Their fight, however, is in vain: They are unable to compete with the large factories established by the capitalists. They go bankrupt and "are turned into proletarians." Thus, says Marx, "the other classes perish and disappear in the face of modern industry." In time, only two classes remain: the bourgeoisie, who "usurp and monopolize all advantages," and the proletariat, for whom "the mass of misery, oppression, slavery, degradation, [and] exploitation" continues to grow. Eventually, this class will become so numerous, and their misery so severe, that they will rise up and "expropriate the expropriators."

On the surface, Marx's definition of class is simple and clear. Yet its implications, as Marx himself came to realize, are devastating to his analysis. Marx assumed that those who owned or controlled the means of production were the rich and powerful, while those who sold their labor did so because they were weak and poor. While he acknowledged that these were "pure" types, Marx believed that as the capitalist system ran its course and the small and middle-class independent operators were gradually eliminated, the class system would become more and more pure.

In fact, the distinction between bourgeoisie and proletariat is neither clear nor simple. First, the characterization of the proletariat as those who work for a living and the bourgeoisie as those who hire others to work for them has an obvious and insidious implication: only one group in society, the proletariat, actually does any productive work, while the bourgeoisie live off or "exploit" the workers. Marx thereby reduces work to physical labor, glossing over the fact that income is earned by providing services to others, and that physical labor is merely one way of doing this. Nevertheless, Marx's definitional distinction between worker and owner was a master stroke of political propaganda.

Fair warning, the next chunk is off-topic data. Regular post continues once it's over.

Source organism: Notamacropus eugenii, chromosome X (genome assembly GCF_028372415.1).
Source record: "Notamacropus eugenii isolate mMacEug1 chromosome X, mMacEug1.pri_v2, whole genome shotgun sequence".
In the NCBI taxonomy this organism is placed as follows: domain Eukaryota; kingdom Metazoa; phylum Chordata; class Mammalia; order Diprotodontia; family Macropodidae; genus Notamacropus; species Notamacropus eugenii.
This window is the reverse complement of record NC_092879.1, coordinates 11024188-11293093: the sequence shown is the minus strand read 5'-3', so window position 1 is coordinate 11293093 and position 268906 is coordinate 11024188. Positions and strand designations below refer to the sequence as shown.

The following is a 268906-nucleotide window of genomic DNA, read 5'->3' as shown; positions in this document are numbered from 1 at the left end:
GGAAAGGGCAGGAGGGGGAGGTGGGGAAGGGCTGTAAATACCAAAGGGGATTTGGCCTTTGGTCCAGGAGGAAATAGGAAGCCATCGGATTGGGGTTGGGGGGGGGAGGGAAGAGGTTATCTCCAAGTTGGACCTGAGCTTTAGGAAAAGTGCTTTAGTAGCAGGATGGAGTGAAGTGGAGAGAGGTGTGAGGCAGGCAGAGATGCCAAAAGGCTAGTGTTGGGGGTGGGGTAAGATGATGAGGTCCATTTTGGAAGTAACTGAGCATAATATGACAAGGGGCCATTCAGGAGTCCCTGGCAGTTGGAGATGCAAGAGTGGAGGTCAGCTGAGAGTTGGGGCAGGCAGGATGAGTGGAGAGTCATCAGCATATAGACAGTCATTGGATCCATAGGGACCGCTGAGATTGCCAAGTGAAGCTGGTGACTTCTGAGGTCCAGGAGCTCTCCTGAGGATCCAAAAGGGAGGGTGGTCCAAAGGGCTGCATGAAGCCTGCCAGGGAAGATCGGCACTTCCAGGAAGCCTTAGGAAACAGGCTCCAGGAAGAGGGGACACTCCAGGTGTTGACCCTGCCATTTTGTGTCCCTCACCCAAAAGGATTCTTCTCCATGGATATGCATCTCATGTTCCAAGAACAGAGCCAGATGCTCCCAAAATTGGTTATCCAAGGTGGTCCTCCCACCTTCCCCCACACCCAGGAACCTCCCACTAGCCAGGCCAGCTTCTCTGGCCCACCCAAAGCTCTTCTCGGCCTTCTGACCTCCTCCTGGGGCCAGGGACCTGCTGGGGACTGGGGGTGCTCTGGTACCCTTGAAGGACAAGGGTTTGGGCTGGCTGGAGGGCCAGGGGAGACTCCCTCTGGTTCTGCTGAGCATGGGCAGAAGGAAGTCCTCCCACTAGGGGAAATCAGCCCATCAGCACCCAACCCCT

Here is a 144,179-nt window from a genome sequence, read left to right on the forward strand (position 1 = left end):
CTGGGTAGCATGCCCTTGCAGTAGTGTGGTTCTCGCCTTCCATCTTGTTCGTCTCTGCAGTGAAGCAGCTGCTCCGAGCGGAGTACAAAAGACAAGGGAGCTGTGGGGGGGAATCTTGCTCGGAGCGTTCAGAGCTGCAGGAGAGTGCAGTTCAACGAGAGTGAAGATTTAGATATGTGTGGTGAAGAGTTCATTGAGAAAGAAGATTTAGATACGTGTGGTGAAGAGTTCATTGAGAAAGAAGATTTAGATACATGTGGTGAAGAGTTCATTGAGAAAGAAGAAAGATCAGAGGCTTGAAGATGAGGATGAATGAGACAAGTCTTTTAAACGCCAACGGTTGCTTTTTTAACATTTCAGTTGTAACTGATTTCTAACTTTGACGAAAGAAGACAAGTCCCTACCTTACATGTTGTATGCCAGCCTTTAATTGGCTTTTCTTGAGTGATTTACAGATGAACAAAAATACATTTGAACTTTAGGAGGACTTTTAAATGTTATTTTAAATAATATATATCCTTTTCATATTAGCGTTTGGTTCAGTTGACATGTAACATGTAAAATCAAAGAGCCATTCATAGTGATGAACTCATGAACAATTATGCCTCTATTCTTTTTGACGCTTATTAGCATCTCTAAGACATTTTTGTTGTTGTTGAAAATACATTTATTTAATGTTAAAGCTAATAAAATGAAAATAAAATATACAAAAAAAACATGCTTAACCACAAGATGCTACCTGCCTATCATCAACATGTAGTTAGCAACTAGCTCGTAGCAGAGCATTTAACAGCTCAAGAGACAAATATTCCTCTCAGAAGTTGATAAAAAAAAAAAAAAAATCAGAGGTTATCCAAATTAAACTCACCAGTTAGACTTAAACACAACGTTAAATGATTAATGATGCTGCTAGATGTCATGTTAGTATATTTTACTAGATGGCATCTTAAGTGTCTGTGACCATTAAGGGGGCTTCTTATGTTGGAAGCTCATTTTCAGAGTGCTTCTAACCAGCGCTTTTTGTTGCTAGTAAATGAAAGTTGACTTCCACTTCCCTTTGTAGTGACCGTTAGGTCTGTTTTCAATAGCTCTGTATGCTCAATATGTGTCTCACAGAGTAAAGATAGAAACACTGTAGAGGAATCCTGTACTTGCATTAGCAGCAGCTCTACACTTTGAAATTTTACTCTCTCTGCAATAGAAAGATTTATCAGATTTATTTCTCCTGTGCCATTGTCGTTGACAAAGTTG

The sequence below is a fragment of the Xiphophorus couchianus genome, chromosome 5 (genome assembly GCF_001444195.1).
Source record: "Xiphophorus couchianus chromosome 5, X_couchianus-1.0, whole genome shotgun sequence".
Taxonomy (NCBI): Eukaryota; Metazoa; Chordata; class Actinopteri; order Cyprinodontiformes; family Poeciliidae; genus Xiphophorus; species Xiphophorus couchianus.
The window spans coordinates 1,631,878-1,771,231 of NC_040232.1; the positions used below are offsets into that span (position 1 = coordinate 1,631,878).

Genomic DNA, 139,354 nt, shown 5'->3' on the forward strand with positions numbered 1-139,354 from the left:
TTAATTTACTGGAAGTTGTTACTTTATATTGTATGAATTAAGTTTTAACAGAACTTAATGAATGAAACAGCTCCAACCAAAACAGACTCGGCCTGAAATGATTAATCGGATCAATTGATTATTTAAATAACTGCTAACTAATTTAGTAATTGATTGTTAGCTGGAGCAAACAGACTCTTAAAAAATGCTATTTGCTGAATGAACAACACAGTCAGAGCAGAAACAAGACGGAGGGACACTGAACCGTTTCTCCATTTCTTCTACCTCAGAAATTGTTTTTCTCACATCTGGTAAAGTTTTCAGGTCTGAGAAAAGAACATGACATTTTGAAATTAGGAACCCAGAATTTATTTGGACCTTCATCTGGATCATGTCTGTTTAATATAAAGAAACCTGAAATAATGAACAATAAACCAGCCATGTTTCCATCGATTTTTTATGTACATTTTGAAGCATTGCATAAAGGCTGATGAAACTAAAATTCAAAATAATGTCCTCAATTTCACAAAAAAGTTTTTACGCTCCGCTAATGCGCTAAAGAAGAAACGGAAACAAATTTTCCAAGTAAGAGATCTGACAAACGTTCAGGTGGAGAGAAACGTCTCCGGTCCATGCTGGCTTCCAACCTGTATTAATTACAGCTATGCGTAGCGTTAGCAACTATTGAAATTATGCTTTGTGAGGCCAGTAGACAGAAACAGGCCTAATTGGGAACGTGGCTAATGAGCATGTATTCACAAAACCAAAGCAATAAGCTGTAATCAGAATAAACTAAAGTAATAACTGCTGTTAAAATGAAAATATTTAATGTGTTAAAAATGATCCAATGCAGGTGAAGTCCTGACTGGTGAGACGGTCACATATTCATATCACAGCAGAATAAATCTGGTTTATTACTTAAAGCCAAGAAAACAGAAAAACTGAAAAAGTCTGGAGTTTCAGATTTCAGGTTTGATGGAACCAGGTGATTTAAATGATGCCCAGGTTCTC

Furthermore, Marx's taxonomy leads to some rather interesting peculiarities. Since the bourgeoisie are those who own the means of production and employ wage laborers, this would place the owner of the corner bakery or an automobile repair garage that employs one or two helpers into the same class as Donald Trump, John D. Rockefeller, and Andrew Carnegie. According to Marx's definition, all are members of the bourgeoisie or ruling class. Of course, it is doubtful that the former would travel in quite the same circles as the latter. Similarly, a sports celebrity like Michael Jordan, who earns many millions of dollars a year, would be a member of the downtrodden proletariat, since he "has been reduced to selling his labor power."